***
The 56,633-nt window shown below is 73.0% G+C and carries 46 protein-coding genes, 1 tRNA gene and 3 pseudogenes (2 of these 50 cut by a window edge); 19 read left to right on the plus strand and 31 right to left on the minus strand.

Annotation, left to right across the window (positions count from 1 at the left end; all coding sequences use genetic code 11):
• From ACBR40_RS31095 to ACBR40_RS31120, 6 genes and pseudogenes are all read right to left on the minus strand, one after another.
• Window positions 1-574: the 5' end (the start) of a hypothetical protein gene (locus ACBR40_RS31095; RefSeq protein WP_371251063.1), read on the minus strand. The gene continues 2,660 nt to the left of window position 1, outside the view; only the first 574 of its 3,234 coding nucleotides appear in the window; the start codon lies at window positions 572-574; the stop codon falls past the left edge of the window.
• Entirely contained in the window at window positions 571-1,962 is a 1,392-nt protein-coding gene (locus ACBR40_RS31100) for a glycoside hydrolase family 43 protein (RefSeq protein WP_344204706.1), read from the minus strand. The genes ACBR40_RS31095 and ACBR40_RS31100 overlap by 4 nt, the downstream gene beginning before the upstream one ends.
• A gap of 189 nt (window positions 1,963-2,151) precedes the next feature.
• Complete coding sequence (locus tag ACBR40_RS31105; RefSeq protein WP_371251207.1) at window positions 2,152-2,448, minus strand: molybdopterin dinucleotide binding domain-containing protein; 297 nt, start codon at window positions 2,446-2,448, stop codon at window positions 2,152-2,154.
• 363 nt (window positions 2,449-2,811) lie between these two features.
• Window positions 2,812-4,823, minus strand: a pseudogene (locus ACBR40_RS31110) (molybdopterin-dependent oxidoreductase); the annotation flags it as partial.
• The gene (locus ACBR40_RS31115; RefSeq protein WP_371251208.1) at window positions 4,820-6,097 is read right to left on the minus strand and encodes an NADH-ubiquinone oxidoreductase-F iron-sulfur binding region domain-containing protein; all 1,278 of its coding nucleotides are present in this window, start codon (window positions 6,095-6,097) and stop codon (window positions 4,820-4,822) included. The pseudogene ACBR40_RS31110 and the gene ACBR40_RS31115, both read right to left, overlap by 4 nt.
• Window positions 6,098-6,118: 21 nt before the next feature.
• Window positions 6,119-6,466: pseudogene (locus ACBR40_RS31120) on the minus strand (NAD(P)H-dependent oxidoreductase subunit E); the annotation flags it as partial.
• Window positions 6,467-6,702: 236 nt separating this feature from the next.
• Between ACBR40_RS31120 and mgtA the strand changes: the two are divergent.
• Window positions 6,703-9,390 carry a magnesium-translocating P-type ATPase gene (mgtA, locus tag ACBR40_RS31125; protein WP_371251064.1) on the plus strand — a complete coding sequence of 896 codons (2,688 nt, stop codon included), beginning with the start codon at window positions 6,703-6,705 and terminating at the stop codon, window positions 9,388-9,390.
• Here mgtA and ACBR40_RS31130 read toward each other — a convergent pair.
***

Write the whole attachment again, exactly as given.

The 56,633-nt window shown below is 73.0% G+C and carries 46 protein-coding genes, 1 tRNA gene and 3 pseudogenes (2 of these 50 cut by a window edge); 19 read left to right on the plus strand and 31 right to left on the minus strand.

Annotation, left to right across the window (positions count from 1 at the left end; all coding sequences use genetic code 11):
• From ACBR40_RS31095 to ACBR40_RS31120, 6 genes and pseudogenes are all read right to left on the minus strand, one after another.
• Window positions 1-574: the 5' end (the start) of a hypothetical protein gene (locus ACBR40_RS31095; RefSeq protein WP_371251063.1), read on the minus strand. The gene continues 2,660 nt to the left of window position 1, outside the view; only the first 574 of its 3,234 coding nucleotides appear in the window; the start codon lies at window positions 572-574; the stop codon falls past the left edge of the window.
• Entirely contained in the window at window positions 571-1,962 is a 1,392-nt protein-coding gene (locus ACBR40_RS31100) for a glycoside hydrolase family 43 protein (RefSeq protein WP_344204706.1), read from the minus strand. The genes ACBR40_RS31095 and ACBR40_RS31100 overlap by 4 nt, the downstream gene beginning before the upstream one ends.
• A gap of 189 nt (window positions 1,963-2,151) precedes the next feature.
• Complete coding sequence (locus tag ACBR40_RS31105; RefSeq protein WP_371251207.1) at window positions 2,152-2,448, minus strand: molybdopterin dinucleotide binding domain-containing protein; 297 nt, start codon at window positions 2,446-2,448, stop codon at window positions 2,152-2,154.
• 363 nt (window positions 2,449-2,811) lie between these two features.
• Window positions 2,812-4,823, minus strand: a pseudogene (locus ACBR40_RS31110) (molybdopterin-dependent oxidoreductase); the annotation flags it as partial.
• The gene (locus ACBR40_RS31115; RefSeq protein WP_371251208.1) at window positions 4,820-6,097 is read right to left on the minus strand and encodes an NADH-ubiquinone oxidoreductase-F iron-sulfur binding region domain-containing protein; all 1,278 of its coding nucleotides are present in this window, start codon (window positions 6,095-6,097) and stop codon (window positions 4,820-4,822) included. The pseudogene ACBR40_RS31110 and the gene ACBR40_RS31115, both read right to left, overlap by 4 nt.
• Window positions 6,098-6,118: 21 nt before the next feature.
• Window positions 6,119-6,466: pseudogene (locus ACBR40_RS31120) on the minus strand (NAD(P)H-dependent oxidoreductase subunit E); the annotation flags it as partial.
• Window positions 6,467-6,702: 236 nt separating this feature from the next.
• Between ACBR40_RS31120 and mgtA the strand changes: the two are divergent.
• Window positions 6,703-9,390 carry a magnesium-translocating P-type ATPase gene (mgtA, locus tag ACBR40_RS31125; protein WP_371251064.1) on the plus strand — a complete coding sequence of 896 codons (2,688 nt, stop codon included), beginning with the start codon at window positions 6,703-6,705 and terminating at the stop codon, window positions 9,388-9,390.
• Here mgtA and ACBR40_RS31130 read toward each other — a convergent pair.